The people assembled in Jerusalem on that first Day of Pentecost weren’t sure that they wanted it.  The coming of the Holy Spirit had been promised to them by Jesus himself, but when it arrived, some of them anyway did exactly what any rational person would do: they denied it.  Hearing people speaking in languages they had no business knowing, “they must be filled with new wine” was the logical explanation.  The effects of the abuse of alcohol was a category well known to them so explaining what was going on in those terms made the event more understandable, more familiar and therefore safer.

 The trouble is, legitimate manifestations of God’s newness at work, strange as they may seem, will not accommodate themselves to any safe, familiar explanations because such accommodation denies the possibility of God doing a new thing.  Remember, Easter faith is about God doing something new.    

So it was left to Peter, the leader and voice of the church at that time, to bear witness to the unsettling energy and presence of the Spirit active that day.  He too was dependent on familiar categories for his explanation, but the category he chose was Old Testament prophecy, though he chose a part of that tradition not well known or much understood.  He quoted Joel, “your sons and your daughters shall prophesy, your young men shall see visions and your old men shall dream dreams.” That’s the part of this text that we like.  But then, talk of “blood and fire and smoky mist; the sun turned to darkness, the moon to blood.”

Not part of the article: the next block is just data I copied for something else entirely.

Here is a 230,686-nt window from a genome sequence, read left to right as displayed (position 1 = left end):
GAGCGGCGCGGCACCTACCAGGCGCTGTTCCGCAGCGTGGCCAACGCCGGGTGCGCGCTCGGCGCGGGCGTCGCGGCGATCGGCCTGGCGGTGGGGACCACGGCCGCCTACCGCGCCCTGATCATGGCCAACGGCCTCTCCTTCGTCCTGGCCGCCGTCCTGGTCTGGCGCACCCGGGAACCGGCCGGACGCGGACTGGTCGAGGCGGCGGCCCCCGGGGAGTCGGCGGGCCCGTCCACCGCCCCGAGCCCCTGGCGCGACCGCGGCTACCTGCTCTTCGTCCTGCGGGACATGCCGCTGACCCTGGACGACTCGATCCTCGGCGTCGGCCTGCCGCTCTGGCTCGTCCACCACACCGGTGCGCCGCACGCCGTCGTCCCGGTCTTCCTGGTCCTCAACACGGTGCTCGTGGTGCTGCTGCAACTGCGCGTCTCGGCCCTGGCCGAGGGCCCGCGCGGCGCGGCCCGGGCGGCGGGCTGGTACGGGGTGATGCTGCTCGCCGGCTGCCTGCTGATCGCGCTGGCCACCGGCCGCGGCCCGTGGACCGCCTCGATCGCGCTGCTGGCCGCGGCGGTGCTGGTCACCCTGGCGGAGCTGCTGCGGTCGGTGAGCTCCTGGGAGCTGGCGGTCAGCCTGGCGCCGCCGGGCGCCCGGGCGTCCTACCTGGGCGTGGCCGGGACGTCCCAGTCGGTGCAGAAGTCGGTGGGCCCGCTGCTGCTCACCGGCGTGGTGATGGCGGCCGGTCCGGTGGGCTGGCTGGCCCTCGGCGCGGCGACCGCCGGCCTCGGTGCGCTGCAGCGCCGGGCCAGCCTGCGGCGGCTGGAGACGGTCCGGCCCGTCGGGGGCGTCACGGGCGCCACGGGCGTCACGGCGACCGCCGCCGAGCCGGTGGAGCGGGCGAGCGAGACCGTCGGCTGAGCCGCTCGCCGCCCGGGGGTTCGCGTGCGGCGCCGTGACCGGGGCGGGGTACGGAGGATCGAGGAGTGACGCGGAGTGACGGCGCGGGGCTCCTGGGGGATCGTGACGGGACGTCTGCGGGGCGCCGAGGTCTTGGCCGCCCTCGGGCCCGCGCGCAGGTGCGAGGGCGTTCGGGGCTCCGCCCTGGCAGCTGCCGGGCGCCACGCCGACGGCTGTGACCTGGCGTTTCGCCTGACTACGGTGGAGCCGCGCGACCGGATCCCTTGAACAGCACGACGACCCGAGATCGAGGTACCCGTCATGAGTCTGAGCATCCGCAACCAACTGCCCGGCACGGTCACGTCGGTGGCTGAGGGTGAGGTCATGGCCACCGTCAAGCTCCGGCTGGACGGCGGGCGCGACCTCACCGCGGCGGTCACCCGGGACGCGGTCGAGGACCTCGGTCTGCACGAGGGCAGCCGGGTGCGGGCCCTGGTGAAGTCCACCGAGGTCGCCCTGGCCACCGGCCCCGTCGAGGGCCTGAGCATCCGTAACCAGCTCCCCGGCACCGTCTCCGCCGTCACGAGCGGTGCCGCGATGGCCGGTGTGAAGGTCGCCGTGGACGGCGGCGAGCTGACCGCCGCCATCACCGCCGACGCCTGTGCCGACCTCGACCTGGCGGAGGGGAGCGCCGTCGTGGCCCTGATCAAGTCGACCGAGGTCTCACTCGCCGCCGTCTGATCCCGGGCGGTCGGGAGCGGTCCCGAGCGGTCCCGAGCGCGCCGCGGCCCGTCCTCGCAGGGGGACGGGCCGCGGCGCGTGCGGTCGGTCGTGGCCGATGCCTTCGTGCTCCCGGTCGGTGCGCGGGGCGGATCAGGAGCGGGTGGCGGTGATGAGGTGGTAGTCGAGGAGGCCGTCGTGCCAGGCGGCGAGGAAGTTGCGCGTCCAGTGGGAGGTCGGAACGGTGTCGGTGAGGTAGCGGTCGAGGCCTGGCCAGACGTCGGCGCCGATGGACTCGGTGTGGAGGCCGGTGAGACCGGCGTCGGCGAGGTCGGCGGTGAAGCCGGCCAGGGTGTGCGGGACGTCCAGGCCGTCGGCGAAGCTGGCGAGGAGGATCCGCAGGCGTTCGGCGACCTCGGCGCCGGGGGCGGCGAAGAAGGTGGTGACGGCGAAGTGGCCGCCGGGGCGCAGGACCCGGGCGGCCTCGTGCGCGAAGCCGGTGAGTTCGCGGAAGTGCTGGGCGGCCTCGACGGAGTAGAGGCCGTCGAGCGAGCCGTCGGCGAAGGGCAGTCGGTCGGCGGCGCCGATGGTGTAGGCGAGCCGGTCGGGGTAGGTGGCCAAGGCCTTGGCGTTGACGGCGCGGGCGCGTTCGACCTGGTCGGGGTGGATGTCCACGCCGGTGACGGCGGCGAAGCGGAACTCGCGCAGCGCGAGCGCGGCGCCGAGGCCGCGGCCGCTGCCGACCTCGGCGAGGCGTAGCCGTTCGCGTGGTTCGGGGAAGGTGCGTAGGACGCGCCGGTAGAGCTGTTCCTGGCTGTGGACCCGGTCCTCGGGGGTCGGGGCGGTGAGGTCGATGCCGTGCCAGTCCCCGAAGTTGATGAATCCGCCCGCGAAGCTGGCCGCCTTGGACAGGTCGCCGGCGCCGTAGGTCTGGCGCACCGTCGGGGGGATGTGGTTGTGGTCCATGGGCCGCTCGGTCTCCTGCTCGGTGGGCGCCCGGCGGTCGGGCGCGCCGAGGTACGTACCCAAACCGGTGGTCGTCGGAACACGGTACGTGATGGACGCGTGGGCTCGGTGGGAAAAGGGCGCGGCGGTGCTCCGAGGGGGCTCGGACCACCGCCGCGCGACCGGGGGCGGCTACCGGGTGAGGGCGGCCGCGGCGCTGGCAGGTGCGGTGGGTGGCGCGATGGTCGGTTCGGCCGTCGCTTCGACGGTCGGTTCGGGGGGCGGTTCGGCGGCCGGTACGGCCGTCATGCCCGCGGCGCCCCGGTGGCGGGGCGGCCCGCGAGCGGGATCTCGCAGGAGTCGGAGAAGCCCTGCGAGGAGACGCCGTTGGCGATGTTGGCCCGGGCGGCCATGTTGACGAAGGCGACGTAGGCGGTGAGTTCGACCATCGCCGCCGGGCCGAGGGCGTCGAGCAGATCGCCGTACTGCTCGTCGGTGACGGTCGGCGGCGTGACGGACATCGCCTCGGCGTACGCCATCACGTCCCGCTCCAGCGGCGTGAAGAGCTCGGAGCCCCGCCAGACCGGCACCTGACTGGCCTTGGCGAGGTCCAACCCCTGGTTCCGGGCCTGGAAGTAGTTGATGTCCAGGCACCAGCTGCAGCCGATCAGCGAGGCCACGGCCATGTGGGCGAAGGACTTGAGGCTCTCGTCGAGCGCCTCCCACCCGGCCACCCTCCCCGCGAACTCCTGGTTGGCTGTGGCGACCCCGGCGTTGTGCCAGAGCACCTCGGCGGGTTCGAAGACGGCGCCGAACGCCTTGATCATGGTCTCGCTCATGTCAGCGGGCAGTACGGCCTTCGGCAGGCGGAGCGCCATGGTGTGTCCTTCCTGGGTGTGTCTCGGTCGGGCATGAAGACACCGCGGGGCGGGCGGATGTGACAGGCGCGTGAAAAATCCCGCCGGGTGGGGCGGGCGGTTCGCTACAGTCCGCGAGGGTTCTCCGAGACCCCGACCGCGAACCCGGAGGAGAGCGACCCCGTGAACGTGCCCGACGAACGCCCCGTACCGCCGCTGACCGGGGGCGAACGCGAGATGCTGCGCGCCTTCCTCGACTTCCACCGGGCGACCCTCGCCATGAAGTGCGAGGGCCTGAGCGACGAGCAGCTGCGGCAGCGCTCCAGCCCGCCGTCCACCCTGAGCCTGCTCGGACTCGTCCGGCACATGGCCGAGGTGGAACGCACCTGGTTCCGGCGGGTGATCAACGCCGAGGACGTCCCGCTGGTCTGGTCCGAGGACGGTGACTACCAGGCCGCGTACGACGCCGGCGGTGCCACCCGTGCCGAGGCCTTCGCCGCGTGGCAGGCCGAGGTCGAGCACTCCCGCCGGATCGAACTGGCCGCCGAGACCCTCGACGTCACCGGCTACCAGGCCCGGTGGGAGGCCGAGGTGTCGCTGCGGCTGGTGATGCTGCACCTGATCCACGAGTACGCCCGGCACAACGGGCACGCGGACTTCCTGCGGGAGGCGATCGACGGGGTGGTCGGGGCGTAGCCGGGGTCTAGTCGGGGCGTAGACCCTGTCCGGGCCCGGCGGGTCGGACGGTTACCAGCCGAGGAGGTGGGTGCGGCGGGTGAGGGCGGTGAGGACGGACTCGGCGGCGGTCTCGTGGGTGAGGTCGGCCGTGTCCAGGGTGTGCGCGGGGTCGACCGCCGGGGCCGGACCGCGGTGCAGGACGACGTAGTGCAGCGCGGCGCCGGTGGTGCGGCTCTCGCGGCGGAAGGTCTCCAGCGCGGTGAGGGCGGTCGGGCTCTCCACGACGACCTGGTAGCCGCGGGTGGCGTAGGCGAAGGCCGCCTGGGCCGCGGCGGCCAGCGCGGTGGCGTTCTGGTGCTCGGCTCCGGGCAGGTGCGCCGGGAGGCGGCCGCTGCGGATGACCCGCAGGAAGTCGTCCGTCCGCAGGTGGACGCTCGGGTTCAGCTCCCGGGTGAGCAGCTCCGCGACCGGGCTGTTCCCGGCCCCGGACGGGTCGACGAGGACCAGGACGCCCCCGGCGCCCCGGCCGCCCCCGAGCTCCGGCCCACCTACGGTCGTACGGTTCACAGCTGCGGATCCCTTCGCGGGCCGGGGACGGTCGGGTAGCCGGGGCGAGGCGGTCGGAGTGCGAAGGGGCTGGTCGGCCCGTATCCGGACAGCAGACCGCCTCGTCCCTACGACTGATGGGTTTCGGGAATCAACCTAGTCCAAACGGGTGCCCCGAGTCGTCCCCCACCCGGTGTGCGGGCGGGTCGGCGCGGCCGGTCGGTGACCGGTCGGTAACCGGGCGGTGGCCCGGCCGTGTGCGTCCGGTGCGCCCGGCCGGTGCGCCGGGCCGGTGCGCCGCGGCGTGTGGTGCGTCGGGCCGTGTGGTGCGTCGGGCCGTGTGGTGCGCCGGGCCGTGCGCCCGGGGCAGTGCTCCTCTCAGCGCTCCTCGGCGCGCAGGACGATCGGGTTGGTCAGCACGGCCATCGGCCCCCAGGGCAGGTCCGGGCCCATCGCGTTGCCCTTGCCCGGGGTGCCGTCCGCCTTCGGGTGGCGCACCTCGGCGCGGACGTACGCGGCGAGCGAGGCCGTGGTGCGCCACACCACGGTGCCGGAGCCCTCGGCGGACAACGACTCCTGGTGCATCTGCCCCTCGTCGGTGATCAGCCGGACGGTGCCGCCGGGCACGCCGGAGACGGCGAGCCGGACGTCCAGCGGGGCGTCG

Strange stuff, strange images; it’s poetry so I don’t think we interpret it literally, but even as poetry proclaiming the work of the Spirit, it’s not a comforting picture that is painted.  This doesn’t sound like any Advocate or helper, terms Jesus used in talking about the coming of the Holy Spirit.   If we are resistant to the working of newness in the world, we are especially resistant to the working of newness that sounds this frightening.

What Peter was doing, using these words of Joel, was announcing the Holy Spirit as a potentially disruptive force in the world, and that’s what it is. The Spirit can bring order to chaos, that’s true; the Spirit moving over the waters in the creation story of Genesis so that waters that were formless and void become part of an ordered creation proclaimed to be very good.  That’s the Spirit bringing order to chaos.